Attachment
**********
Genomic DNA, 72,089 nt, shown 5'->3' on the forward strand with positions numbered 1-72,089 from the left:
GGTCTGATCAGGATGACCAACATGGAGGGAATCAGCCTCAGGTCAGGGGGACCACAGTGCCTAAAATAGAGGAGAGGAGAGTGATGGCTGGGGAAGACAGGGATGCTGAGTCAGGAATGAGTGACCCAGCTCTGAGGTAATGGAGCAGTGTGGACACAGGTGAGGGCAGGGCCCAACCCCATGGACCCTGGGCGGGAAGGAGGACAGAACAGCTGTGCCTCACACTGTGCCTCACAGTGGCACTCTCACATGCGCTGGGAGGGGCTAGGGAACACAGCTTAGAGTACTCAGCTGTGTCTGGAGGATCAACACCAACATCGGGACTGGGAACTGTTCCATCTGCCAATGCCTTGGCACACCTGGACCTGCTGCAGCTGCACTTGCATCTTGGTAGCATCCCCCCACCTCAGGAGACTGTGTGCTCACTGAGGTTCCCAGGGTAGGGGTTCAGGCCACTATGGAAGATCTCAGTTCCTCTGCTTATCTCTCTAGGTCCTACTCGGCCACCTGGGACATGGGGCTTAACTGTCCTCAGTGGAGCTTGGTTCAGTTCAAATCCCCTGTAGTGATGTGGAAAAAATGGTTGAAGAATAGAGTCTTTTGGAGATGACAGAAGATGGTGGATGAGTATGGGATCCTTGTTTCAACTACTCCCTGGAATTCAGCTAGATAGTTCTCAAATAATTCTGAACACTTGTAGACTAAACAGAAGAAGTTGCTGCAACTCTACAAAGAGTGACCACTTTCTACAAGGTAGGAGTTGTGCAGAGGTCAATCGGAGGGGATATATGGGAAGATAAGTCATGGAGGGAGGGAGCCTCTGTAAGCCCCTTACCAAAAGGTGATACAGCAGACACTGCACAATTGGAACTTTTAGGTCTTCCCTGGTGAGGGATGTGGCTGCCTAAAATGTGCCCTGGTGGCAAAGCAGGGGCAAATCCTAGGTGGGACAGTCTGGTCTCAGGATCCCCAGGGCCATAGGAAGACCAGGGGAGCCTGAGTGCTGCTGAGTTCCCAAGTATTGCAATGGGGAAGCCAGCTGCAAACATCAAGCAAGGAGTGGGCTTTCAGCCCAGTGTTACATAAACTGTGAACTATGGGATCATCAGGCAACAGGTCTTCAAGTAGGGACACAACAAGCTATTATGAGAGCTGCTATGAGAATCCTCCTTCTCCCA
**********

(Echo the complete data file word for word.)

Genomic DNA, 72,089 nt, shown 5'->3' on the forward strand with positions numbered 1-72,089 from the left:
GGTCTGATCAGGATGACCAACATGGAGGGAATCAGCCTCAGGTCAGGGGGACCACAGTGCCTAAAATAGAGGAGAGGAGAGTGATGGCTGGGGAAGACAGGGATGCTGAGTCAGGAATGAGTGACCCAGCTCTGAGGTAATGGAGCAGTGTGGACACAGGTGAGGGCAGGGCCCAACCCCATGGACCCTGGGCGGGAAGGAGGACAGAACAGCTGTGCCTCACACTGTGCCTCACAGTGGCACTCTCACATGCGCTGGGAGGGGCTAGGGAACACAGCTTAGAGTACTCAGCTGTGTCTGGAGGATCAACACCAACATCGGGACTGGGAACTGTTCCATCTGCCAATGCCTTGGCACACCTGGACCTGCTGCAGCTGCACTTGCATCTTGGTAGCATCCCCCCACCTCAGGAGACTGTGTGCTCACTGAGGTTCCCAGGGTAGGGGTTCAGGCCACTATGGAAGATCTCAGTTCCTCTGCTTATCTCTCTAGGTCCTACTCGGCCACCTGGGACATGGGGCTTAACTGTCCTCAGTGGAGCTTGGTTCAGTTCAAATCCCCTGTAGTGATGTGGAAAAAATGGTTGAAGAATAGAGTCTTTTGGAGATGACAGAAGATGGTGGATGAGTATGGGATCCTTGTTTCAACTACTCCCTGGAATTCAGCTAGATAGTTCTCAAATAATTCTGAACACTTGTAGACTAAACAGAAGAAGTTGCTGCAACTCTACAAAGAGTGACCACTTTCTACAAGGTAGGAGTTGTGCAGAGGTCAATCGGAGGGGATATATGGGAAGATAAGTCATGGAGGGAGGGAGCCTCTGTAAGCCCCTTACCAAAAGGTGATACAGCAGACACTGCACAATTGGAACTTTTAGGTCTTCCCTGGTGAGGGATGTGGCTGCCTAAAATGTGCCCTGGTGGCAAAGCAGGGGCAAATCCTAGGTGGGACAGTCTGGTCTCAGGATCCCCAGGGCCATAGGAAGACCAGGGGAGCCTGAGTGCTGCTGAGTTCCCAAGTATTGCAATGGGGAAGCCAGCTGCAAACATCAAGCAAGGAGTGGGCTTTCAGCCCAGTGTTACATAAACTGTGAACTATGGGATCATCAGGCAACAGGTCTTCAAGTAGGGACACAACAAGCTATTATGAGAGCTGCTATGAGAATCCTCCTTCTCCCA